2 Albert Lea Level 3 predatory offenders move

Published 10:45 am Thursday, August 21, 2014

Community meeting discusses citizen concerns

A group of two dozen Albert Lea residents raised concerns Wednesday about two high-risk predatory offenders moving in the city.

Questioning the locations where Joseph Harry Jensen and Cody Padraic Trott will be living, the residents asked whether there was anything that could be done to keep them from moving. They said the offenders in both cases will be living in close proximity to children and other vulnerable adults.

Joseph Jensen

Joseph Jensen

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Jensen, 58, has been living in Albert Lea since he was released from prison in March and is slated to move from his present address on East Main Street to the vicinity of East Clark Street and North Broadway on Sept. 1.

Several in attendance at the meeting talked about how close he will be to children, with Youth for Christ’s The Rock, multiple churches and even St. Theodore Catholic School all within a few blocks of his residence.

Jensen has a history of sexual contact with female victims, ages 14 and 15. Contact included penetration, and he knew his victims.

Trott, 24, is slated to be released from prison on Tuesday

to move to the vicinity of Margaretha Avenue and Eleventh Street.

Trott has a juvenile history of sexual conduct and contact with both girls and boys ages 12 to 16. His conduct included engaging in sexually explicit conversations and indecent exposure, and his contact included penetration. Some of his victims were vulnerable due to developmental disability. He used physical force to gain compliance, and he was known to his victims.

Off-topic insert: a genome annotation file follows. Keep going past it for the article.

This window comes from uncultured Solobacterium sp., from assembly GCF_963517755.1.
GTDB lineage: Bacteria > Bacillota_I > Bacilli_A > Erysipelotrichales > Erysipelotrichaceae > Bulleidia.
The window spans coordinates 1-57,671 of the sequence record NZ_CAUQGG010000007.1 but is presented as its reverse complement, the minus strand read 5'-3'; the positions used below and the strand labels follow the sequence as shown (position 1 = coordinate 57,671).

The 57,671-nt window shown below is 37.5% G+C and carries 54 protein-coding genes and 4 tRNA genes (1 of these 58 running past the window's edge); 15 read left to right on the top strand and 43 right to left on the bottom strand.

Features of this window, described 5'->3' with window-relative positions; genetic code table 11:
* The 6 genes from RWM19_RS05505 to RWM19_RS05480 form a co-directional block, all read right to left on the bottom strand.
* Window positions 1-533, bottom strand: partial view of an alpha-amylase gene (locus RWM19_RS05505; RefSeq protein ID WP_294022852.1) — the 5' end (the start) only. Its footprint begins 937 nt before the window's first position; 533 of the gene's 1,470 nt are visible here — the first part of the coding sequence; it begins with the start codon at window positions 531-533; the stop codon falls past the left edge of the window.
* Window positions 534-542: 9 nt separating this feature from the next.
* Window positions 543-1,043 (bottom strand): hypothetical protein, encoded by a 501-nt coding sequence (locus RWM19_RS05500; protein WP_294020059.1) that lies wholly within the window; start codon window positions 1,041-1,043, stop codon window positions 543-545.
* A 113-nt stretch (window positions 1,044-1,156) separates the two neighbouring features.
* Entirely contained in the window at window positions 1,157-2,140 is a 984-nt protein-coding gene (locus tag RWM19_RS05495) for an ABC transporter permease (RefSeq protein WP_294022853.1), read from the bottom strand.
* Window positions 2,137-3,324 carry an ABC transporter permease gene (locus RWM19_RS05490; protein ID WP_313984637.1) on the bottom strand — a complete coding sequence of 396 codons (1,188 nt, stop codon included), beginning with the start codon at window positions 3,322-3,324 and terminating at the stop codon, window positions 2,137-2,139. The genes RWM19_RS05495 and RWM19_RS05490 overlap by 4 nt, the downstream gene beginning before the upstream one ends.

Both Trott and Jensen are Level 3 offenders, which means they have the highest risk of reoffending, and both have a pattern of abusing people they knew, not strangers.

Cody Trott

Cody Trott

Sarah Hustad with the Department of Corrections said 90 percent of sexually abused children are abused by someone they know and trust.

Albert Lea Police Department detective Frank Kohl said Minnesota and Albert Lea do not have laws prohibiting predatory offenders from living within certain distances of schools, daycares or churches. But both of the men will be prohibited from having indirect or direct contact with minors.

He reassured the crowd that he and other police, along with Minnesota Department of Corrections agents, will watch the predatory offenders closely, and he cautioned the people that they should focus not only on the two Level 3 offenders discussed Wednesday.

He and Hustad encouraged people to develop safety plans with their children and grandchildren for what to do if they get into an inappropriate situation.

Kohl said the purpose of the community notification meeting Wednesday night was not to scare residents.

“We’ve had sex offenders living in our community, and we’ve had them for a long, long time,” he said.

It was only until Jan. 1, 1997, that communities had the right to know when certain offenders were being released to the community.


Number of registered predatory offenders

• Minnesota: 17,500

• Freeborn County: 74

• Waseca County: 38

• Steele County: 87

• Dodge County: 43

• Mower County: 113

• Faribault County: 49

— Numbers as of Aug. 19